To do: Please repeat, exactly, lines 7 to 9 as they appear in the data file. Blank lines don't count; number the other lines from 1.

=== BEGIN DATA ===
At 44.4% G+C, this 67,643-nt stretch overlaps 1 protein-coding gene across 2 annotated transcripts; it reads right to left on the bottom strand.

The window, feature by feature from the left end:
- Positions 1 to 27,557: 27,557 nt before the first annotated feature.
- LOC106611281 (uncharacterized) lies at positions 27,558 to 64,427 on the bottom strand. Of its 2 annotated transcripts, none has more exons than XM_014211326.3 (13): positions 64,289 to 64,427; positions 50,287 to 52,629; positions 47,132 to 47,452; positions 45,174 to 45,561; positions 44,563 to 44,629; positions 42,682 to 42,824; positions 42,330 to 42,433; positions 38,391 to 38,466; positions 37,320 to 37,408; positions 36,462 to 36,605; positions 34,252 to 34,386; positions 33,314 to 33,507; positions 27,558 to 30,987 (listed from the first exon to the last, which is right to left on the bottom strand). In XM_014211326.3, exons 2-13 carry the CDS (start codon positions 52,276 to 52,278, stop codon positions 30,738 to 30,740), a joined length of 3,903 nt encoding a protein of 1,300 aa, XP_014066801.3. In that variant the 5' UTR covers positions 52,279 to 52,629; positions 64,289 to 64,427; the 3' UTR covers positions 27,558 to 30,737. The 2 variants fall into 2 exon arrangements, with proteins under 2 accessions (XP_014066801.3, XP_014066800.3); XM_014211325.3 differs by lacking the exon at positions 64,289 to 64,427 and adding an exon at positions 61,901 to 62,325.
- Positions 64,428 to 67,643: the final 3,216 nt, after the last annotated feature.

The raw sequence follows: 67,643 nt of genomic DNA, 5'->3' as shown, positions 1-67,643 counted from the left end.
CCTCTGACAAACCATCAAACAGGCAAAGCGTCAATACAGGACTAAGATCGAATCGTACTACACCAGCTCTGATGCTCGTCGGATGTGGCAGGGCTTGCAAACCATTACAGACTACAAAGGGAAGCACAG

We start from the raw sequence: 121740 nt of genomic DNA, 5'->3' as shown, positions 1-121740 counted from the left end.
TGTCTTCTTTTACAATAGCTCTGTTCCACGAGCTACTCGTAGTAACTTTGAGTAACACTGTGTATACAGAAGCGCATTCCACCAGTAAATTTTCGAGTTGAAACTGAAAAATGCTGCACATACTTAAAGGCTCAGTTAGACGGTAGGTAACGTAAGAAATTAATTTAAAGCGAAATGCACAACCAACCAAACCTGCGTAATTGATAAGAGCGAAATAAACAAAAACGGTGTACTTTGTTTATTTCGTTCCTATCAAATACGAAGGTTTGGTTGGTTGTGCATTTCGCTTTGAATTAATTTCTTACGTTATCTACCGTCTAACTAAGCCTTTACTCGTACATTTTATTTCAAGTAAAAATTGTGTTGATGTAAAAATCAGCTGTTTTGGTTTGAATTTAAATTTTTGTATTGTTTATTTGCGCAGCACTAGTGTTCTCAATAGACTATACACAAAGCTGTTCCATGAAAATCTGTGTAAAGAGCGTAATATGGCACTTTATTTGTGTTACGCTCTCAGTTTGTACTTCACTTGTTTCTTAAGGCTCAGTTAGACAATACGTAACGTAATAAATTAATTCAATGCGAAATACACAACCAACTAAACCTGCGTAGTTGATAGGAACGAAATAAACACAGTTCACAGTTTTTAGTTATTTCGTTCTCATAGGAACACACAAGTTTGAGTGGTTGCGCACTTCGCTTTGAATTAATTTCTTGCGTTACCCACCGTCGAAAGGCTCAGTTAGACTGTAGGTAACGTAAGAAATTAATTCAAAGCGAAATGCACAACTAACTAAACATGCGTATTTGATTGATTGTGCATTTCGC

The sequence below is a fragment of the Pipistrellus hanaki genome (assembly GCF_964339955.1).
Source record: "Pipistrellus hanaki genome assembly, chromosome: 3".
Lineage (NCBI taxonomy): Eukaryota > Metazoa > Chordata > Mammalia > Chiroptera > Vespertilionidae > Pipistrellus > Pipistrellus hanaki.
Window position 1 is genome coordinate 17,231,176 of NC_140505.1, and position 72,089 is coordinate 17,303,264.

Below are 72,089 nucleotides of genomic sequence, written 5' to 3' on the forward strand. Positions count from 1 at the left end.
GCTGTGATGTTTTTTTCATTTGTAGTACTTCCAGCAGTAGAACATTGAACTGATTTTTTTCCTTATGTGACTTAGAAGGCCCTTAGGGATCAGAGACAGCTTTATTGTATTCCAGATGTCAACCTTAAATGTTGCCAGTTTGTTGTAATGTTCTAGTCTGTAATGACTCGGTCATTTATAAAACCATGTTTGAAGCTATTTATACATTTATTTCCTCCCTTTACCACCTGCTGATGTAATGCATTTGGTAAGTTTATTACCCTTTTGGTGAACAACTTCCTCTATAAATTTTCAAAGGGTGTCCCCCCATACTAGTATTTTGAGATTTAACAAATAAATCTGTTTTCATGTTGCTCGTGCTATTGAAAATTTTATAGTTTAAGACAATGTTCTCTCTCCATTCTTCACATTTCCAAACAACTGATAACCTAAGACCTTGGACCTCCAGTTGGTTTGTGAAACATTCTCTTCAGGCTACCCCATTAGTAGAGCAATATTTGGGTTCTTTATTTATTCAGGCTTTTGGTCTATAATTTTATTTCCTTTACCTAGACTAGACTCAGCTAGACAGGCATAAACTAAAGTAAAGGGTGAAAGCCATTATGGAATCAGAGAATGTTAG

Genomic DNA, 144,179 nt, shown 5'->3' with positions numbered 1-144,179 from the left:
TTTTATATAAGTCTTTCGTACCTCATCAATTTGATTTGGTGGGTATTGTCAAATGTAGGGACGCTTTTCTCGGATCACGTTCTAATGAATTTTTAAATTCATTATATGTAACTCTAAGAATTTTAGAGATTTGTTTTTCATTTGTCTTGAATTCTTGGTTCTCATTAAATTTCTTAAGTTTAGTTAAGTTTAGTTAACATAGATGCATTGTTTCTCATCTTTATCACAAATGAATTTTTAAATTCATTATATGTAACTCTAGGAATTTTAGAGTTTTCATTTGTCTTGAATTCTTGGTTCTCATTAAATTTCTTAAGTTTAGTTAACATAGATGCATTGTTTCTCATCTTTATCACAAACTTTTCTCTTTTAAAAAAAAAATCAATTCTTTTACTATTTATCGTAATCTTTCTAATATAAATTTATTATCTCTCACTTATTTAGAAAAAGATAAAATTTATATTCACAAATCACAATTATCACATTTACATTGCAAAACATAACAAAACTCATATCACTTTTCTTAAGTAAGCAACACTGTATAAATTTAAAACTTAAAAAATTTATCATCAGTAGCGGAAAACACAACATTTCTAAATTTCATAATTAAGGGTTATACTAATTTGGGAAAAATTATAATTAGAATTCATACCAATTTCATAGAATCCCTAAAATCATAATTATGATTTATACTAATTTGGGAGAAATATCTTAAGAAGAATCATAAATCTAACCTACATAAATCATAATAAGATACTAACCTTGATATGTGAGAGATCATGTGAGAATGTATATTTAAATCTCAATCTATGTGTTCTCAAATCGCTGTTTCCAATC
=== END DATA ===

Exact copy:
CCTCTGACAAACCATCAAACAGGCAAAGCGTCAATACAGGACTAAGATCGAATCGTACTACACCAGCTCTGATGCTCGTCGGATGTGGCAGGGCTTGCAAACCATTACAGACTACAAAGGGAAGCACAG

We start from the raw sequence: 121740 nt of genomic DNA, 5'->3' as shown, positions 1-121740 counted from the left end.
TGTCTTCTTTTACAATAGCTCTGTTCCACGAGCTACTCGTAGTAACTTTGAGTAACACTGTGTATACAGAAGCGCATTCCACCAGTAAATTTTCGAGTTGAAACTGAAAAATGCTGCACATACTTAAAGGCTCAGTTAGACGGTAGGTAACGTAAGAAATTAATTTAAAGCGAAATGCACAACCAACCAAACCTGCGTAATTGATAAGAGCGAAATAAACAAAAACGGTGTACTTTGTTTATTTCGTTCCTATCAAATACGAAGGTTTGGTTGGTTGTGCATTTCGCTTTGAATTAATTTCTTACGTTATCTACCGTCTAACTAAGCCTTTACTCGTACATTTTATTTCAAGTAAAAATTGTGTTGATGTAAAAATCAGCTGTTTTGGTTTGAATTTAAATTTTTGTATTGTTTATTTGCGCAGCACTAGTGTTCTCAATAGACTATACACAAAGCTGTTCCATGAAAATCTGTGTAAAGAGCGTAATATGGCACTTTATTTGTGTTACGCTCTCAGTTTGTACTTCACTTGTTTCTTAAGGCTCAGTTAGACAATACGTAACGTAATAAATTAATTCAATGCGAAATACACAACCAACTAAACCTGCGTAGTTGATAGGAACGAAATAAACACAGTTCACAGTTTTTAGTTATTTCGTTCTCATAGGAACACACAAGTTTGAGTGGTTGCGCACTTCGCTTTGAATTAATTTCTTGCGTTACCCACCGTCGAAAGGCTCAGTTAGACTGTAGGTAACGTAAGAAATTAATTCAAAGCGAAATGCACAACTAACTAAACATGCGTATTTGATTGATTGTGCATTTCGC